Systematic theology is not theology proper since theology proper is only an aspect of systematic theology, another aspect of which is Angelology.
I have come to realize that most of what we know about Angels is based on common knowledge and that common knowledge refers to those things that everybody knows even though nobody knows how anyone knows.
I am about to publish a book tiled Nephilim and Giants in Bible Commentaries: From the 1500s to the 2000s (which may be published by the time you read this, so see here).
Accurate Angelology is key to Nephilim related issues since a key question is whether the “sons of God” who engaged in the Genesis 6 affair were Angels or not.
Thus, Angelology does not exist in a vacuum but, systematically, touches upon other ologies.
Herein are some examples from my upcoming book, the issues with which I will elucidate after the quotations.
Albert Barnes’ Notes on the Whole Bible:
Angels, “were not created as a race, have no distinction of sex, and therefore no sexual desire; they ‘neither marry nor are given in marriage’ Matthew 22:30.”
Carl Keil and Franz Delitzsch Old Testament Commentary:
“Christ Himself distinctly states that the angels cannot marry (Matthew 22:30; Mark 12:25; cf. Luke 20:34.).”
Daniel Whedon’s Commentary on the Bible:
“Our Lord expressly says (Matthew 22:30) that angels ‘neither marry nor are given in marriage.’”
John Lange’s Commentary on the Holy Scriptures: Critical, Doctrinal and Homiletical:
“angels do not seek nor are sought in marriage (Matthew 22:30).”
L. M. Grant’s Commentary on the Bible:
“angels are sexless (Matthew 22:30).”
James Coffman’s Commentaries on the Bible:
“Jesus our Lord flatly declared that angels do not marry (Matthew 22:30)….Jesus sufficiently refutes the idea that angels could possibly commit fornication with humans (Matthew 22:30).”
Cyrus Scofield’s Reference Notes:
“we are expressly told that marriage is unknown among angels. Matthew 22:30.”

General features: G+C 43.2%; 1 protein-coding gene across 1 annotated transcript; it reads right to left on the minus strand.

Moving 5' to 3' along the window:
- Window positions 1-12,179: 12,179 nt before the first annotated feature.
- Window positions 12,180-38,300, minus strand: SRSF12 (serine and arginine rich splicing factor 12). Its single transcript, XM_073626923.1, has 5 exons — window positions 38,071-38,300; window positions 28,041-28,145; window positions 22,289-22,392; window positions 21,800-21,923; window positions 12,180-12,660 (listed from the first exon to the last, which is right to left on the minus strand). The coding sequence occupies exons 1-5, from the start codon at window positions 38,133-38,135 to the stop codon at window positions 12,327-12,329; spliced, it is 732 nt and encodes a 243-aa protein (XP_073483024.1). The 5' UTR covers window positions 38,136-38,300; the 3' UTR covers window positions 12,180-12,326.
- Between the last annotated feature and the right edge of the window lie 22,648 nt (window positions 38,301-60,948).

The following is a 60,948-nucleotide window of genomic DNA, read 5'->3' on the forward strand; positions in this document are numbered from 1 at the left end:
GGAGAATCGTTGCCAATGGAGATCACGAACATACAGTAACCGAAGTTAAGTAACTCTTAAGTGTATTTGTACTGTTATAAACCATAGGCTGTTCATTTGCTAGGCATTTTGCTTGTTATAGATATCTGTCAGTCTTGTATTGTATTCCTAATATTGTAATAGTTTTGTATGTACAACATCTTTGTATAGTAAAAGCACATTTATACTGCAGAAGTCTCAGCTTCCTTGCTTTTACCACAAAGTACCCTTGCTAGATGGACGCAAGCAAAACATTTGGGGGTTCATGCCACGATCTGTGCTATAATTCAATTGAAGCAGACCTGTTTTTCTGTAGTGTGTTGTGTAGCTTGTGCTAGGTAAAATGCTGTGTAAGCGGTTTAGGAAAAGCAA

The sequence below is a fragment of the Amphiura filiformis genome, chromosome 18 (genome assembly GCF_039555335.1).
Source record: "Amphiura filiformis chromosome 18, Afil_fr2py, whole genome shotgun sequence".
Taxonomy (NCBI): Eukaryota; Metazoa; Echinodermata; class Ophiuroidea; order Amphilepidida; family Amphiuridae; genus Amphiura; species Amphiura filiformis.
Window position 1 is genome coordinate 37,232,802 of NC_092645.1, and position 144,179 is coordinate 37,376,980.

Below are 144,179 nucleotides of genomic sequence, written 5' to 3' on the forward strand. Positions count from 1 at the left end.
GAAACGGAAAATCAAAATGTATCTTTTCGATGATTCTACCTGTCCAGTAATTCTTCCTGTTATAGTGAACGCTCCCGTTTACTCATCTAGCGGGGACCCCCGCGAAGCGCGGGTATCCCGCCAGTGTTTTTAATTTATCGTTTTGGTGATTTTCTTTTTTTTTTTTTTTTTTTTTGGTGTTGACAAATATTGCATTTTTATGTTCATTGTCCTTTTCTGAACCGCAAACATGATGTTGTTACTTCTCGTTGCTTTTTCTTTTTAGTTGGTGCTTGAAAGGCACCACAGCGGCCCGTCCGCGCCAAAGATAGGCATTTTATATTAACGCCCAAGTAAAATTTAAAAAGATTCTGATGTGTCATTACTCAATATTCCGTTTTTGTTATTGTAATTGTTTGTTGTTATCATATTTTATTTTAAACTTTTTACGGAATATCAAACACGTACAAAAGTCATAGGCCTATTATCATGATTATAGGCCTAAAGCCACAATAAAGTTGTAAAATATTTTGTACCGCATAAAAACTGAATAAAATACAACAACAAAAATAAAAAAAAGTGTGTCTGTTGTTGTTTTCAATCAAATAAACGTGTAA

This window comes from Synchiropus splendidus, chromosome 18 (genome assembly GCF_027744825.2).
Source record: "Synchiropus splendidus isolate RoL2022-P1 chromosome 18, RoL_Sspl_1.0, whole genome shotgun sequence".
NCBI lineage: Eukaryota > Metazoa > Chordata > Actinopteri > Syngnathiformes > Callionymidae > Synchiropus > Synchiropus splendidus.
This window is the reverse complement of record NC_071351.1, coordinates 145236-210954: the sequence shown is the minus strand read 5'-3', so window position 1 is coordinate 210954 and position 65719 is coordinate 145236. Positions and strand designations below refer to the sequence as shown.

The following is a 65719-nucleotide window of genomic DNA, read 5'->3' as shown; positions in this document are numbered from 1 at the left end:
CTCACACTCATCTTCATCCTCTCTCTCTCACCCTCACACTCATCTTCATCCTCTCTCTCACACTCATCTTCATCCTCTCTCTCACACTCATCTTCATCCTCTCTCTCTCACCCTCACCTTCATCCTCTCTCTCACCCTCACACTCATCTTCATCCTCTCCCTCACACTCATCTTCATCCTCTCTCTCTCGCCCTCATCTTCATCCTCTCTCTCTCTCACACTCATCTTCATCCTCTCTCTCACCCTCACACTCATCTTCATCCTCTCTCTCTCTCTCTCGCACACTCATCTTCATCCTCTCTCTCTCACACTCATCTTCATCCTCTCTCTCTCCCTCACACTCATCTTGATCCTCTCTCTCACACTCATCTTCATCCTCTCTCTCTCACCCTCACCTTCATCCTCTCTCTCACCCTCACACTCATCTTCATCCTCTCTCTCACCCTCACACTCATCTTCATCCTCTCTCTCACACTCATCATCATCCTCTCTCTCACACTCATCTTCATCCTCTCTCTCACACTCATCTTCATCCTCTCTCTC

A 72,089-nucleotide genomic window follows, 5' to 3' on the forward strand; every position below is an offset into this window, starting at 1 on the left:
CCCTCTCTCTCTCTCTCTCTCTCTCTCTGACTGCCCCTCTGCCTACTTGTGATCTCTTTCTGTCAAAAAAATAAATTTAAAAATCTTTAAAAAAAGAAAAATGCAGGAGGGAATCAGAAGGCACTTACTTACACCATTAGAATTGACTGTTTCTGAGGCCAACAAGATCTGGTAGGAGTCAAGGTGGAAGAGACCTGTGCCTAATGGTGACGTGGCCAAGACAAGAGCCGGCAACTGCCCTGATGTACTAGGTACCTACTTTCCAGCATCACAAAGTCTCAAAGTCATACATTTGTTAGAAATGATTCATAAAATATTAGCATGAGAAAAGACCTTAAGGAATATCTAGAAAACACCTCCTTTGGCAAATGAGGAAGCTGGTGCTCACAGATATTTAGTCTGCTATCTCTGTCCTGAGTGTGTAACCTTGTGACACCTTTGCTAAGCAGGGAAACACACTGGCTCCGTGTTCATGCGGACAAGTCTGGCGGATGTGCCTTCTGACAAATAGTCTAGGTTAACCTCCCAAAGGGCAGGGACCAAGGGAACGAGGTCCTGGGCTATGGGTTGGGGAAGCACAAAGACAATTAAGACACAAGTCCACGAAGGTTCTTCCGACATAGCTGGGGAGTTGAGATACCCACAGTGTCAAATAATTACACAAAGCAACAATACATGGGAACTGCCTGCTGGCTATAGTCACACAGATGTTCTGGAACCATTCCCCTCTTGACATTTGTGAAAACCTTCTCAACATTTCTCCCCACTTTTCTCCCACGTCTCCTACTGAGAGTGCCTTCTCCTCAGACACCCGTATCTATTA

Thomas Constable’s Expository Notes:
“Angels do not reproduce (Matthew 22:30).”
Concordia Publishing House’s Lutheran Study Bible:
“Some interpreters have considered the ‘sons of God’ angels, based on the expression in Jb 38:7. However, such a conclusion directly contradicts Jesus’ teaching about the nature of angels (Mt 22:30).”
From these various academic sources, it is clear that when we read Matthew 22:30, we will see that Jesus specifically specified that
Angels, “have no distinction of sex…no sexual desire…cannot marry…do not seek nor are sought in marriage…are sexless…do not marry…could [not] possibly commit fornication…marriage is unknown among angels…Angels do not reproduce.”
Matthew 22:30, which most of these commentaries did not quote at all and those who did so only quoted it (conveniently) partially reads, “in the resurrection they neither marry, nor are given in marriage, but are as the angels of God in heaven.”
Nothing about lacking sex, nor about lacking sexual desire, not about ability or lack thereof to fornicate, but a reference to marriage pertaining specifically to, here is the key, “the angels of God in heaven” thus, the loyal ones.
Such is why those who did marry are considered sinners, having “left their first estate” in order to do so, as Jude put it.
See, by slicing off the key qualifying term, these commentaries—consciously or not—misguide us regarding Jesus’ specific statements and thus, misguide our Angelology and thus, misguide our Nephilology.
The parallel verse is Mark 12:25, “when they shall rise from the dead, they neither marry, nor are given in marriage; but are as the angels which are in heaven.”
Keil and Delitzsch also cited Luke 20:34 “Jesus answering said unto them, The children of this world marry, and are given in marriage:” so we need vss. 35-36 as well, “But they which shall be accounted worthy to obtain that world, and the resurrection from the dead, neither marry, nor are given in marriage. Neither can they die any more: for they are equal unto the angels; and are the children of God, being the children of the resurrection.”
Thus, this one likens the resurrected to Angels in terms of that “they die any more.”
I hope this has been instructive—regardless of which view you take of Genesis 6.
I have done the hard work of plowing through what Bible commentaries from the 1500s to the 2000s have to say about Nephilim and giants and, contextually, Angels and demons so, check out the book—please.
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